Antidumping Duties in the Agriculture Sector: Trade Restricting or Trade Deflecting

The key issues on the negotiation table in the agriculture sector are the elimination of export subsidies, a progressive reduction of tariffs and reduction in domestic support. However, it is observed that trade liberalization often involves moving from one set of distortions to another rather than a movement to free trade. More specifically, in the case of trade liberalization in manufacturing, countries have replaced lower tariffs with antidumping duties (ADD). Feinberg and Olson (2005) empirically show that countries that agreed to larger tariff reductions under the Uruguay Round are more likely to use AD statutes to protect their domestic industries. Thus if the use of ADD in agriculture are effective as a trade barrier (that is there is little trade diversion) then negotiators might need to include AD reform along-with lower tariffs in their future negotiations. In this paper we analyze whether imposition of an antidumping duty restrict imports of the named commodity or is the supply of imports deflected from countries named in the petition to countries not named in the antidumping petition? We find that AD duties have had a significant impact on the imports of agricultural commodities from countries named on the petition. However, our results also indicate that there was little trade diversion towards countries not named in the AD petition. It seems that AD is a plausible protectionist policy.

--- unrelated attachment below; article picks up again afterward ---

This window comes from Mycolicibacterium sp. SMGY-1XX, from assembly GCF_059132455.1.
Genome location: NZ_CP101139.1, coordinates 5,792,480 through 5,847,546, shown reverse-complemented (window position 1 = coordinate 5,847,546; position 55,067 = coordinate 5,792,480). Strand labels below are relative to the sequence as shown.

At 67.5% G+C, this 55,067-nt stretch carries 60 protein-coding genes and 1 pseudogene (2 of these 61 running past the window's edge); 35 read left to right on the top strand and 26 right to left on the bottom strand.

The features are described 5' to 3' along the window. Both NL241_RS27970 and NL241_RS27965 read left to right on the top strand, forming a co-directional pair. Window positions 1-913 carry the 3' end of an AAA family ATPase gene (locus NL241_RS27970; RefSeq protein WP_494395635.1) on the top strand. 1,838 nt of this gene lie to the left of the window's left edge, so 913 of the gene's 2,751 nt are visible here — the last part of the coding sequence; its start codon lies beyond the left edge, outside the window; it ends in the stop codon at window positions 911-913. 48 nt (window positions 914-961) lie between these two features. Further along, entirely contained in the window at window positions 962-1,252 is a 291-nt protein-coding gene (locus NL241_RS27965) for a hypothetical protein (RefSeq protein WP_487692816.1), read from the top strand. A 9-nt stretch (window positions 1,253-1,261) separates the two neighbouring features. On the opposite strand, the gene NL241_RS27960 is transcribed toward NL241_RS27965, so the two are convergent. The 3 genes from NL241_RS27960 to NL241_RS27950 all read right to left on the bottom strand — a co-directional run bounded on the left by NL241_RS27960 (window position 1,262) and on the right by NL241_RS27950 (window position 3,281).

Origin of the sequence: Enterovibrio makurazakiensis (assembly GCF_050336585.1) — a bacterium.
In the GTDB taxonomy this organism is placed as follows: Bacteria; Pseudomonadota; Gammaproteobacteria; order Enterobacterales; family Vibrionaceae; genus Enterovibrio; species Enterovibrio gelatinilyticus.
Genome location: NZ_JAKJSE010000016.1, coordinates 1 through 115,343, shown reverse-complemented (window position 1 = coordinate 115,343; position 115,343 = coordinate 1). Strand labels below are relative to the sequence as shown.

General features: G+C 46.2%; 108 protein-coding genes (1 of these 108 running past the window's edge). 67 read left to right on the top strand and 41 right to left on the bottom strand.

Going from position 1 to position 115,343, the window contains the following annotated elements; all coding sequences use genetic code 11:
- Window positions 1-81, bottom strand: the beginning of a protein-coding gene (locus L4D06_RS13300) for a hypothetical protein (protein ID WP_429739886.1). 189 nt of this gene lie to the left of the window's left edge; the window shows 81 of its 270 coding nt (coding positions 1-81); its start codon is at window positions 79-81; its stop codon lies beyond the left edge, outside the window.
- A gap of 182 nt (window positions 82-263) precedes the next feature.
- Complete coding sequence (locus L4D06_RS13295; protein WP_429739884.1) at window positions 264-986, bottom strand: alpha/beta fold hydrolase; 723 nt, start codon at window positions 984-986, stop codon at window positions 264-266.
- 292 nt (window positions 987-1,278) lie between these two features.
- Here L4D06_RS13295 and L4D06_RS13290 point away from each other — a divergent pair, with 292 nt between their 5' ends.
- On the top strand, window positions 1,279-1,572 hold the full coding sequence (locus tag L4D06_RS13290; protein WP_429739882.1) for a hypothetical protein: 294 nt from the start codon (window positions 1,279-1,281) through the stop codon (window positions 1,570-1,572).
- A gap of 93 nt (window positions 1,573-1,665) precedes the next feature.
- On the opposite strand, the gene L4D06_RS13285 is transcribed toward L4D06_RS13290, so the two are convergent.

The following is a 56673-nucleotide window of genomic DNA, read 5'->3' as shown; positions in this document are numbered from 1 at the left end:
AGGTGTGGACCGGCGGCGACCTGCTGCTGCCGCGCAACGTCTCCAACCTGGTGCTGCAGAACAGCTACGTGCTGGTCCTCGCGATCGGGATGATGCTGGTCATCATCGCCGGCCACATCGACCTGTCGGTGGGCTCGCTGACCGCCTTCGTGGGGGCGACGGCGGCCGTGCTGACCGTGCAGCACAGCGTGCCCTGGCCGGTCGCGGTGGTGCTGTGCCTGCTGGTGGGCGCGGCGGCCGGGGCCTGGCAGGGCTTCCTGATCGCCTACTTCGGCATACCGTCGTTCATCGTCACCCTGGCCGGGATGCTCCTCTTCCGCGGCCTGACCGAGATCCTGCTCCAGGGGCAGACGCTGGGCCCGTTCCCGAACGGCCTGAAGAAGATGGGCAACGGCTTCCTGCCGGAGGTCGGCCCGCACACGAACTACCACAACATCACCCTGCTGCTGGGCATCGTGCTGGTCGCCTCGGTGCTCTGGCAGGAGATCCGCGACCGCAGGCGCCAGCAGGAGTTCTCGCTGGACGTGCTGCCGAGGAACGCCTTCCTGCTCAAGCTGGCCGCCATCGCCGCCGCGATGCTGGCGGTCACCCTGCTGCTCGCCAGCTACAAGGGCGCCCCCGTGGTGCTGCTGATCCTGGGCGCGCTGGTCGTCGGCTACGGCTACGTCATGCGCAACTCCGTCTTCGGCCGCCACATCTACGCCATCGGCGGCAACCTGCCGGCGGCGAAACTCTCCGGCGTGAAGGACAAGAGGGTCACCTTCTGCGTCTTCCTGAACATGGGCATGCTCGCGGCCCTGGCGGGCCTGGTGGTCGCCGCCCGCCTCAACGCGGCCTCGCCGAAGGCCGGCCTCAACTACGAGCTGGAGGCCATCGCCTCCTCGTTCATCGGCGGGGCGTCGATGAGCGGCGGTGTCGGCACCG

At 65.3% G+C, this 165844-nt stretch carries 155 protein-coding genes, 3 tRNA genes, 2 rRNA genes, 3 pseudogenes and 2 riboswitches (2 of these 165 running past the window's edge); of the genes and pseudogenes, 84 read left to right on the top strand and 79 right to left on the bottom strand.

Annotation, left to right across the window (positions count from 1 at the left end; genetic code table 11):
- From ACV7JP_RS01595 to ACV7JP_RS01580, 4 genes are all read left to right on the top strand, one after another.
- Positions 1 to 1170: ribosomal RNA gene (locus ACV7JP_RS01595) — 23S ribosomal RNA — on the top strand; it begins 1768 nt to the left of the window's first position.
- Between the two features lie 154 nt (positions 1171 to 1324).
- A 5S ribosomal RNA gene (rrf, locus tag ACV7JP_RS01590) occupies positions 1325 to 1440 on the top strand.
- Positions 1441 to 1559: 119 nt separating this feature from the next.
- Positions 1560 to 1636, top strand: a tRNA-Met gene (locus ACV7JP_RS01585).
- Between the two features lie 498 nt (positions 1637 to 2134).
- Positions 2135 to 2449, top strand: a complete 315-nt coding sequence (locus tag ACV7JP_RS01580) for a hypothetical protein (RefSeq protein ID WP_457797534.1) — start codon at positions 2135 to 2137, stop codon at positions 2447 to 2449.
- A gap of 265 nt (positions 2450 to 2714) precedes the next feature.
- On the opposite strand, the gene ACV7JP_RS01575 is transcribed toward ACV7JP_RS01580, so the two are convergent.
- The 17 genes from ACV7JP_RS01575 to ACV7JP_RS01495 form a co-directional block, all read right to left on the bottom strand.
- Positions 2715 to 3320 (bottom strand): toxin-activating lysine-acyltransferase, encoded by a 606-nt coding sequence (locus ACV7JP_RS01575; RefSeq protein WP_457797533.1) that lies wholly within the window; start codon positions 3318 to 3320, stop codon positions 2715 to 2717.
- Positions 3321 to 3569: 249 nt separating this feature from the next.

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 Record created 2017-04-01, last modified 2018-01-22

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